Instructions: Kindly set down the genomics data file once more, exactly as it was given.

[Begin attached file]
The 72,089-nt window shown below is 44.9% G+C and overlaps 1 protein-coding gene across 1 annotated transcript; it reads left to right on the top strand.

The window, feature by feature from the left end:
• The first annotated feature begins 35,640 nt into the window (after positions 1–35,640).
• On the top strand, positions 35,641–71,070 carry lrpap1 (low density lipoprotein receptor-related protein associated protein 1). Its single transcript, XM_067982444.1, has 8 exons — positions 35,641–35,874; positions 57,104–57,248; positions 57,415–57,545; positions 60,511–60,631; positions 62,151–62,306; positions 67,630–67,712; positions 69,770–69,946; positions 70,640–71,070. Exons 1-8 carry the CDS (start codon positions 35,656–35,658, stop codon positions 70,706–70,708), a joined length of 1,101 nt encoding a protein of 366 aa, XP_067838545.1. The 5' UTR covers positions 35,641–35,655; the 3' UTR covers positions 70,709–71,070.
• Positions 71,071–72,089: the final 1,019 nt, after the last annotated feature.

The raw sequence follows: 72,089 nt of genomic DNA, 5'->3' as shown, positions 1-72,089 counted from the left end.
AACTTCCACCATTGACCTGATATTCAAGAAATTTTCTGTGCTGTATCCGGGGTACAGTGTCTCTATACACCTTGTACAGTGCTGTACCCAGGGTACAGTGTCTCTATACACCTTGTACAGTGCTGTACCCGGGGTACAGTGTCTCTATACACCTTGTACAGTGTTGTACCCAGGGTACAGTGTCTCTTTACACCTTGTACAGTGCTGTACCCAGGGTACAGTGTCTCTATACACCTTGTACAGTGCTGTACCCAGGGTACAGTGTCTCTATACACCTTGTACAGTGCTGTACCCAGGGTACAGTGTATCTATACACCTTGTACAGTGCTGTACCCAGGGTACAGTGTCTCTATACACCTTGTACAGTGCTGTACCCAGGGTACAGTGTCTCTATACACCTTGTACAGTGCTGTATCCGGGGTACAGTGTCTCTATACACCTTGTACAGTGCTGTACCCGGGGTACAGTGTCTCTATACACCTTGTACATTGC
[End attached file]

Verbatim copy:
The 72,089-nt window shown below is 44.9% G+C and overlaps 1 protein-coding gene across 1 annotated transcript; it reads left to right on the top strand.

The window, feature by feature from the left end:
• The first annotated feature begins 35,640 nt into the window (after positions 1–35,640).
• On the top strand, positions 35,641–71,070 carry lrpap1 (low density lipoprotein receptor-related protein associated protein 1). Its single transcript, XM_067982444.1, has 8 exons — positions 35,641–35,874; positions 57,104–57,248; positions 57,415–57,545; positions 60,511–60,631; positions 62,151–62,306; positions 67,630–67,712; positions 69,770–69,946; positions 70,640–71,070. Exons 1-8 carry the CDS (start codon positions 35,656–35,658, stop codon positions 70,706–70,708), a joined length of 1,101 nt encoding a protein of 366 aa, XP_067838545.1. The 5' UTR covers positions 35,641–35,655; the 3' UTR covers positions 70,709–71,070.
• Positions 71,071–72,089: the final 1,019 nt, after the last annotated feature.

The raw sequence follows: 72,089 nt of genomic DNA, 5'->3' as shown, positions 1-72,089 counted from the left end.
AACTTCCACCATTGACCTGATATTCAAGAAATTTTCTGTGCTGTATCCGGGGTACAGTGTCTCTATACACCTTGTACAGTGCTGTACCCAGGGTACAGTGTCTCTATACACCTTGTACAGTGCTGTACCCGGGGTACAGTGTCTCTATACACCTTGTACAGTGTTGTACCCAGGGTACAGTGTCTCTTTACACCTTGTACAGTGCTGTACCCAGGGTACAGTGTCTCTATACACCTTGTACAGTGCTGTACCCAGGGTACAGTGTCTCTATACACCTTGTACAGTGCTGTACCCAGGGTACAGTGTATCTATACACCTTGTACAGTGCTGTACCCAGGGTACAGTGTCTCTATACACCTTGTACAGTGCTGTACCCAGGGTACAGTGTCTCTATACACCTTGTACAGTGCTGTATCCGGGGTACAGTGTCTCTATACACCTTGTACAGTGCTGTACCCGGGGTACAGTGTCTCTATACACCTTGTACATTGC